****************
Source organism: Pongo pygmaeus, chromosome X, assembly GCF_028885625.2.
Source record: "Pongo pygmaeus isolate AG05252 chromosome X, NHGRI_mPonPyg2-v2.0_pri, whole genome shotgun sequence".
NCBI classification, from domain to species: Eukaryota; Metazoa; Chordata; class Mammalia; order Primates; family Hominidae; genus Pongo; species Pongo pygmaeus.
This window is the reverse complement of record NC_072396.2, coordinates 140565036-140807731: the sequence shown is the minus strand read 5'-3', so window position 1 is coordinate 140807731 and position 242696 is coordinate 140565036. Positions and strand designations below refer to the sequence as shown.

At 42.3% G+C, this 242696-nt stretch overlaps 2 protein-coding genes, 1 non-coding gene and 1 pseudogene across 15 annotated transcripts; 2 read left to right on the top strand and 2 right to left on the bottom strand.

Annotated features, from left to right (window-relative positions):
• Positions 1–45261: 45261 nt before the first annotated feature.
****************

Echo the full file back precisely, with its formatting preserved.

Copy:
Source organism: Pongo pygmaeus, chromosome X, assembly GCF_028885625.2.
Source record: "Pongo pygmaeus isolate AG05252 chromosome X, NHGRI_mPonPyg2-v2.0_pri, whole genome shotgun sequence".
NCBI classification, from domain to species: Eukaryota; Metazoa; Chordata; class Mammalia; order Primates; family Hominidae; genus Pongo; species Pongo pygmaeus.
This window is the reverse complement of record NC_072396.2, coordinates 140565036-140807731: the sequence shown is the minus strand read 5'-3', so window position 1 is coordinate 140807731 and position 242696 is coordinate 140565036. Positions and strand designations below refer to the sequence as shown.

At 42.3% G+C, this 242696-nt stretch overlaps 2 protein-coding genes, 1 non-coding gene and 1 pseudogene across 15 annotated transcripts; 2 read left to right on the top strand and 2 right to left on the bottom strand.

Annotated features, from left to right (window-relative positions):
• Positions 1–45261: 45261 nt before the first annotated feature.